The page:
A 72-year-old man was injured Friday afternoon when bricks fell from the façade of a 20-story high-rise building in Manhattan, crashing through scaffolding and scattering on the crowded sidewalk below.
This accident occurred in the Upper East Side around 3:30 p.m. on First Avenue and East 57th Street, where there is construction being done on an outdoor terrace area at the 15th to 18th stories of the building.
Initially, it was not clear if the bricks fell as a result of construction activities. Inspectors from the Department of Buildings (DOB) soon arrived on the scene, however, and determined that “there was façade work taking place, and a section [of] brick veneer dislodged and fell onto the sidewalk shed.”
The FDNY said the victim, who is 72 years old, was struck in the shoulder and foot and refused medical attention at the scene. Video of this harrowing event can be seen at the original ABC7NY article.
The immense danger that falling objects pose is already well-known to employers, general contractors and subcontractors. The Occupational Safety and Health Administration (OSHA) lists “Struck by Object” as the second most common hazard of its “Fatal Four,” or the top four fatal hazards construction workers around the nation face every day, year after year.
To combat this widespread problem, there are numerous regulations in place on both a local and national level in regards to the measures required to secure tools, building materials and other debris from falling from high distances and injuring workers or pedestrians below.
New York labor laws, particularly the Scaffold Law, specifically mandate that building owners and contractors take appropriate steps to protect workers and passersby from gravity-related dangers. One way this is done is with toeboards, or lips built on high altitude ledges which would prevent an object from falling and injuring somebody below. Other viable methods include overhead protections such as canopies or sidewalk sheds which are strong enough to withstand the force of a heavy falling object.
OSHA also has a set of their own regulations designed to prevent falling object accidents. When guardrails are required, the openings must be small enough to prevent any of the objects which are likely to fall from falling. When toeboards are required, they must be built to withstand at least 50 pounds of force and must be at least 3.5 inches tall.
Furthermore, there are specific regulations for bricklaying and roofing work. For roofing work, “materials and equipment must not be stored within 6 feet of a roof edge” unless guardrail systems are also built. In addition, any materials stacked near the edge of a roof must be stable and self-supporting so as not to topple over and injure anybody below.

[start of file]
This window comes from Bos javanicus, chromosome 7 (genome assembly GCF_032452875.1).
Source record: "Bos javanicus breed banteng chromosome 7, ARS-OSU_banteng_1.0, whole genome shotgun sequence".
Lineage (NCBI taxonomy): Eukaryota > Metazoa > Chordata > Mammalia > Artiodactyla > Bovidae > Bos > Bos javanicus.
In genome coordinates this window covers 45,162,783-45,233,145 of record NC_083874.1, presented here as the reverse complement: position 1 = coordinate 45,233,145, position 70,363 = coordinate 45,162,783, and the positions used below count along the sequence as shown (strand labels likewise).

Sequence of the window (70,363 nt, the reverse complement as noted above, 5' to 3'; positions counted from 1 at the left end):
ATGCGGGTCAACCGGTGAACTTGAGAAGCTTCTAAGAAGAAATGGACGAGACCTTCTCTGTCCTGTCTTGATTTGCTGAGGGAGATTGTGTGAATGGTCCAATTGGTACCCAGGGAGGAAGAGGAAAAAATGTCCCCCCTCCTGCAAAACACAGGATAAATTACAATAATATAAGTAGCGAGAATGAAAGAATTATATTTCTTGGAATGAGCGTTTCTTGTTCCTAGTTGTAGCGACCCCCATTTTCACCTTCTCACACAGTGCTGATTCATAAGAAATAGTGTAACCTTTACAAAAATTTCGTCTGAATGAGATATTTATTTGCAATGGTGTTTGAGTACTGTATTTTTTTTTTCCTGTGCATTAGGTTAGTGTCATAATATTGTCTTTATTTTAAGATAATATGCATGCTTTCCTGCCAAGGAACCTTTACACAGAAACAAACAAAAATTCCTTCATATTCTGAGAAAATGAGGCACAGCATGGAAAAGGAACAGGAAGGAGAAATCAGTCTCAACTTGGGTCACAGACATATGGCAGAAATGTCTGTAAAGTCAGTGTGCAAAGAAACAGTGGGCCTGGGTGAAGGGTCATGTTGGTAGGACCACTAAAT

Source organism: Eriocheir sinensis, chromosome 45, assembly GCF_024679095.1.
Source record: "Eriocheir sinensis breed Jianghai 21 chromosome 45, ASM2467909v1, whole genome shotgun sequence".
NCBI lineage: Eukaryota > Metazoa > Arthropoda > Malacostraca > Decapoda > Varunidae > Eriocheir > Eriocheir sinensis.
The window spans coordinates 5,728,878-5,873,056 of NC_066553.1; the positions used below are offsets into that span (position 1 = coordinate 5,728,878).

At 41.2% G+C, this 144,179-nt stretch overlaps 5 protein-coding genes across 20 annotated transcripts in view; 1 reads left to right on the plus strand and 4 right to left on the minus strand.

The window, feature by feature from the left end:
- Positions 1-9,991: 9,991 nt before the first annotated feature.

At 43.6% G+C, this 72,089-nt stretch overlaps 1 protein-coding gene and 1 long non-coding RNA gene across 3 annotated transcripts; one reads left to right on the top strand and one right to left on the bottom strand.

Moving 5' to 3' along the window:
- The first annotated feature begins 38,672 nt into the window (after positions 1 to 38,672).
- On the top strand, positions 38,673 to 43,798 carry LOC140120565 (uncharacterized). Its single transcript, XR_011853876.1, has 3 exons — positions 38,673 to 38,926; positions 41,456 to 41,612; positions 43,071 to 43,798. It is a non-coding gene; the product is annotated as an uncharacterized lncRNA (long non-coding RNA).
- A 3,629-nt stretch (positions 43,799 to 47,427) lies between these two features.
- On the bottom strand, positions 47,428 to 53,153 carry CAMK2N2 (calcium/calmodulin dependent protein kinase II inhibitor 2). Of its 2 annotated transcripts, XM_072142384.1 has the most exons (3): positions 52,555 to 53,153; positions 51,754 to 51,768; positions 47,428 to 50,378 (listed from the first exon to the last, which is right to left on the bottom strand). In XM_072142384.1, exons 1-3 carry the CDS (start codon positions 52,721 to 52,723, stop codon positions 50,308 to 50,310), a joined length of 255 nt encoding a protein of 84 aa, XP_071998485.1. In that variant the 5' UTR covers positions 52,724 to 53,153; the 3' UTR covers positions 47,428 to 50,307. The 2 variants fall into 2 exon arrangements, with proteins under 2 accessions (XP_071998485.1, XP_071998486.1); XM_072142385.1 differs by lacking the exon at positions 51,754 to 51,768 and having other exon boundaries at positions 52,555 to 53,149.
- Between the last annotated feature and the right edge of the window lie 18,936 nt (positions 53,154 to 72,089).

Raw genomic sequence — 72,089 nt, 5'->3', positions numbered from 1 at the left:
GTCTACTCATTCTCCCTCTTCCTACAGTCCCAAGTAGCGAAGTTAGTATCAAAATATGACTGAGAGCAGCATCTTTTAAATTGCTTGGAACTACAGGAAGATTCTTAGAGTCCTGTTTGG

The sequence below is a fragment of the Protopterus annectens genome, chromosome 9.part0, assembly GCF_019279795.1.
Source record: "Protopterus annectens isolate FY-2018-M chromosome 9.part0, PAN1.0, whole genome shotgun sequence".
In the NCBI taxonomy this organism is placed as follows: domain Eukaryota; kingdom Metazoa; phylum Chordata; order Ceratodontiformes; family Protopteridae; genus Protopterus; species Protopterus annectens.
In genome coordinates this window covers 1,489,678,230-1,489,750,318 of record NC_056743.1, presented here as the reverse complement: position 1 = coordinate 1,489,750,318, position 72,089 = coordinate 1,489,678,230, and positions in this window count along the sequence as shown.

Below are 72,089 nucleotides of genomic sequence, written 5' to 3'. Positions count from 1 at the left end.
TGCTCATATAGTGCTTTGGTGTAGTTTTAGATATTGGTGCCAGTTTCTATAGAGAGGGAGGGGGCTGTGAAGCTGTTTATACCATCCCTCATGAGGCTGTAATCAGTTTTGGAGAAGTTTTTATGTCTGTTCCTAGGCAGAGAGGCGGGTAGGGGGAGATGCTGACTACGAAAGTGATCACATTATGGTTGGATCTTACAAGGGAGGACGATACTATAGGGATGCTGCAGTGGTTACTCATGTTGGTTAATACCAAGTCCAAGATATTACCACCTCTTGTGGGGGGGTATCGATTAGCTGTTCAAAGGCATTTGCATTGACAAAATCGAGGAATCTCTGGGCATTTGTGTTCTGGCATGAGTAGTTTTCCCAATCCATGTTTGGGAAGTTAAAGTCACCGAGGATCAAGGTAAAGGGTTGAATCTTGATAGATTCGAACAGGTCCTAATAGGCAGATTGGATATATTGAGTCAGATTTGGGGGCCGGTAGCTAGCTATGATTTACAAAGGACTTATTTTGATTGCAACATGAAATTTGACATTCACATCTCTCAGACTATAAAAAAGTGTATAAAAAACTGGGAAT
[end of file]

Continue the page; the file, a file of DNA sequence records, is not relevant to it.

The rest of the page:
When bricklaying work is being done, “no materials or equipment except masonry and mortar may be stored within 4 feet of working edges.” In the event that excess mortar, debris or other building materials begin to build up and litter a workspace, regular cleanings must occur to prevent small objects from raining down and injuring unsuspecting passersby below.
Injuries resulting from falling object injuries can be catastrophic and life-altering, specifically when they occur to the head, neck or back. If you have been injured in a falling object accident, you will want an experienced personal injury law firm to help you pursue justice and recover damages. Block O’Toole & Murphy has won millions of dollars for victims of falling object accidents including:
- $7,300,000 settlement for a demolition worker who had his right arm amputated after a column, which was supporting a 10,000 pound steel beam, fell on top of him
- $7,000,000 settlement after a carpenter was violently struck in the face by a 5 pound metal clamp which fell while he was dismantling a scaffold in Astoria, Queens
- $3,750,000 settlement for a Bronx man who suffered multiple left leg fractures after being struck by a 30-foot-long steel beam
- $3,500,000 settlement after a 31-year-old porter was struck by a piece of limestone cement that fell from the 10th story of an apartment building which was under construction
- $3,500,000 settlement for a carpenter who suffered ongoing headaches, cognitive deficits and depression as a result of a metal beam that fell during the erection of scaffolding
Please see our Construction Accident Results page to learn more.